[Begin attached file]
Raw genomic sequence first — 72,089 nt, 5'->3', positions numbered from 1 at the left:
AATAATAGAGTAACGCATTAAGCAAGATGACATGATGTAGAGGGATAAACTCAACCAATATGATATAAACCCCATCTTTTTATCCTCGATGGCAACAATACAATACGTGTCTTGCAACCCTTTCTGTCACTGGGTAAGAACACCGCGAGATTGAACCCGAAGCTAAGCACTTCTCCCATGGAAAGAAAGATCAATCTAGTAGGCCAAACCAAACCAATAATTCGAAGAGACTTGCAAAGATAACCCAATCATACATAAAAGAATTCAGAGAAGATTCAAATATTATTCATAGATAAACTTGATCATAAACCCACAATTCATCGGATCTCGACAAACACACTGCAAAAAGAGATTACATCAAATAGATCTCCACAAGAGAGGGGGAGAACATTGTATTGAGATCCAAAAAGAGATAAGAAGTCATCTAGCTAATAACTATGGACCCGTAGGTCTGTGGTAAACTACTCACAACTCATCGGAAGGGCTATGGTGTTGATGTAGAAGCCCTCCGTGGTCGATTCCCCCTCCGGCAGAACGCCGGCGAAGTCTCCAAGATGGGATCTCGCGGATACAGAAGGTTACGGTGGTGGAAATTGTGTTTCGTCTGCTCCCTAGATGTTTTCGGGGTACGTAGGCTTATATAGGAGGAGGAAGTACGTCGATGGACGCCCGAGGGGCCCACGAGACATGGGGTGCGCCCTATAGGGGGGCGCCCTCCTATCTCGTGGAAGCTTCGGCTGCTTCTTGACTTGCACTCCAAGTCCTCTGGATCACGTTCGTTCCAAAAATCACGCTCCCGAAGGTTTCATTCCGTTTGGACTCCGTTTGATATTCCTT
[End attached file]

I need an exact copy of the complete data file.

Raw genomic sequence first — 72,089 nt, 5'->3', positions numbered from 1 at the left:
AATAATAGAGTAACGCATTAAGCAAGATGACATGATGTAGAGGGATAAACTCAACCAATATGATATAAACCCCATCTTTTTATCCTCGATGGCAACAATACAATACGTGTCTTGCAACCCTTTCTGTCACTGGGTAAGAACACCGCGAGATTGAACCCGAAGCTAAGCACTTCTCCCATGGAAAGAAAGATCAATCTAGTAGGCCAAACCAAACCAATAATTCGAAGAGACTTGCAAAGATAACCCAATCATACATAAAAGAATTCAGAGAAGATTCAAATATTATTCATAGATAAACTTGATCATAAACCCACAATTCATCGGATCTCGACAAACACACTGCAAAAAGAGATTACATCAAATAGATCTCCACAAGAGAGGGGGAGAACATTGTATTGAGATCCAAAAAGAGATAAGAAGTCATCTAGCTAATAACTATGGACCCGTAGGTCTGTGGTAAACTACTCACAACTCATCGGAAGGGCTATGGTGTTGATGTAGAAGCCCTCCGTGGTCGATTCCCCCTCCGGCAGAACGCCGGCGAAGTCTCCAAGATGGGATCTCGCGGATACAGAAGGTTACGGTGGTGGAAATTGTGTTTCGTCTGCTCCCTAGATGTTTTCGGGGTACGTAGGCTTATATAGGAGGAGGAAGTACGTCGATGGACGCCCGAGGGGCCCACGAGACATGGGGTGCGCCCTATAGGGGGGCGCCCTCCTATCTCGTGGAAGCTTCGGCTGCTTCTTGACTTGCACTCCAAGTCCTCTGGATCACGTTCGTTCCAAAAATCACGCTCCCGAAGGTTTCATTCCGTTTGGACTCCGTTTGATATTCCTT